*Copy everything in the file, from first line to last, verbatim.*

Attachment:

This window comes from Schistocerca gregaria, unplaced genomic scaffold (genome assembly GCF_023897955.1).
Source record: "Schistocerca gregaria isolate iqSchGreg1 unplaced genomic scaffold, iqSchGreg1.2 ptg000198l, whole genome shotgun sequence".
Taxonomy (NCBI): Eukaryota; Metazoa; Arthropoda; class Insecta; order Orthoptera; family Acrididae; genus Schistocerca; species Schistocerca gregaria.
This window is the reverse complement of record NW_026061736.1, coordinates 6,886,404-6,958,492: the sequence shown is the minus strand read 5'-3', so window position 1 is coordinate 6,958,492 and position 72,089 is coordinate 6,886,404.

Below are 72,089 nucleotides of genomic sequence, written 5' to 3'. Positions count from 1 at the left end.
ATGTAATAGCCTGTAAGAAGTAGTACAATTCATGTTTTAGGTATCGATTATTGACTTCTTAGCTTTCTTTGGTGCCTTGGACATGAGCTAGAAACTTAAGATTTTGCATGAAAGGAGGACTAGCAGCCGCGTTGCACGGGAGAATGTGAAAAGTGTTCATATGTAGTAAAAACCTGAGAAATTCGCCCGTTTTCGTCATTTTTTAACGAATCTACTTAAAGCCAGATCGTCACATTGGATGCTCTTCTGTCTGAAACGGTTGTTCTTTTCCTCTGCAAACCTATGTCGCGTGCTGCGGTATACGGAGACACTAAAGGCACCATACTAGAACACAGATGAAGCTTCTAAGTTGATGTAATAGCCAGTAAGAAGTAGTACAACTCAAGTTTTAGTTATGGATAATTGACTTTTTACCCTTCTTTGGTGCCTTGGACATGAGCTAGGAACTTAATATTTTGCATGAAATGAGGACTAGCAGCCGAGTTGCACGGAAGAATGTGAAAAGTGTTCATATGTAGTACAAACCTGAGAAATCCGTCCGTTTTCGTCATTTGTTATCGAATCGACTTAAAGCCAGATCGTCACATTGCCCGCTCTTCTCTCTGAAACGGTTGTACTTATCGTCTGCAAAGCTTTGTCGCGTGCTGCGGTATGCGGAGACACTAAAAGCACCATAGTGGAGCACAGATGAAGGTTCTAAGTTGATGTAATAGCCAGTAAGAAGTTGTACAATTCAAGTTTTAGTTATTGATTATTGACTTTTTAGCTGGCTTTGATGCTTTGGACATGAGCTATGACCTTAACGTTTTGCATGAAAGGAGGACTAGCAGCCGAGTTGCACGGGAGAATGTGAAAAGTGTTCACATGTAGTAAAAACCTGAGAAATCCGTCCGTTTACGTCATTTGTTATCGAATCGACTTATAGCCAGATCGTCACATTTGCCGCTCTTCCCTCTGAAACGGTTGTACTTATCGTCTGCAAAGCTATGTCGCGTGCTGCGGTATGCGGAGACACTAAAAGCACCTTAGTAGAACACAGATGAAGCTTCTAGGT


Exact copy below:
This window comes from Schistocerca gregaria, unplaced genomic scaffold (genome assembly GCF_023897955.1).
Source record: "Schistocerca gregaria isolate iqSchGreg1 unplaced genomic scaffold, iqSchGreg1.2 ptg000198l, whole genome shotgun sequence".
Taxonomy (NCBI): Eukaryota; Metazoa; Arthropoda; class Insecta; order Orthoptera; family Acrididae; genus Schistocerca; species Schistocerca gregaria.
This window is the reverse complement of record NW_026061736.1, coordinates 6,886,404-6,958,492: the sequence shown is the minus strand read 5'-3', so window position 1 is coordinate 6,958,492 and position 72,089 is coordinate 6,886,404.

Below are 72,089 nucleotides of genomic sequence, written 5' to 3'. Positions count from 1 at the left end.
ATGTAATAGCCTGTAAGAAGTAGTACAATTCATGTTTTAGGTATCGATTATTGACTTCTTAGCTTTCTTTGGTGCCTTGGACATGAGCTAGAAACTTAAGATTTTGCATGAAAGGAGGACTAGCAGCCGCGTTGCACGGGAGAATGTGAAAAGTGTTCATATGTAGTAAAAACCTGAGAAATTCGCCCGTTTTCGTCATTTTTTAACGAATCTACTTAAAGCCAGATCGTCACATTGGATGCTCTTCTGTCTGAAACGGTTGTTCTTTTCCTCTGCAAACCTATGTCGCGTGCTGCGGTATACGGAGACACTAAAGGCACCATACTAGAACACAGATGAAGCTTCTAAGTTGATGTAATAGCCAGTAAGAAGTAGTACAACTCAAGTTTTAGTTATGGATAATTGACTTTTTACCCTTCTTTGGTGCCTTGGACATGAGCTAGGAACTTAATATTTTGCATGAAATGAGGACTAGCAGCCGAGTTGCACGGAAGAATGTGAAAAGTGTTCATATGTAGTACAAACCTGAGAAATCCGTCCGTTTTCGTCATTTGTTATCGAATCGACTTAAAGCCAGATCGTCACATTGCCCGCTCTTCTCTCTGAAACGGTTGTACTTATCGTCTGCAAAGCTTTGTCGCGTGCTGCGGTATGCGGAGACACTAAAAGCACCATAGTGGAGCACAGATGAAGGTTCTAAGTTGATGTAATAGCCAGTAAGAAGTTGTACAATTCAAGTTTTAGTTATTGATTATTGACTTTTTAGCTGGCTTTGATGCTTTGGACATGAGCTATGACCTTAACGTTTTGCATGAAAGGAGGACTAGCAGCCGAGTTGCACGGGAGAATGTGAAAAGTGTTCACATGTAGTAAAAACCTGAGAAATCCGTCCGTTTACGTCATTTGTTATCGAATCGACTTATAGCCAGATCGTCACATTTGCCGCTCTTCCCTCTGAAACGGTTGTACTTATCGTCTGCAAAGCTATGTCGCGTGCTGCGGTATGCGGAGACACTAAAAGCACCTTAGTAGAACACAGATGAAGCTTCTAGGT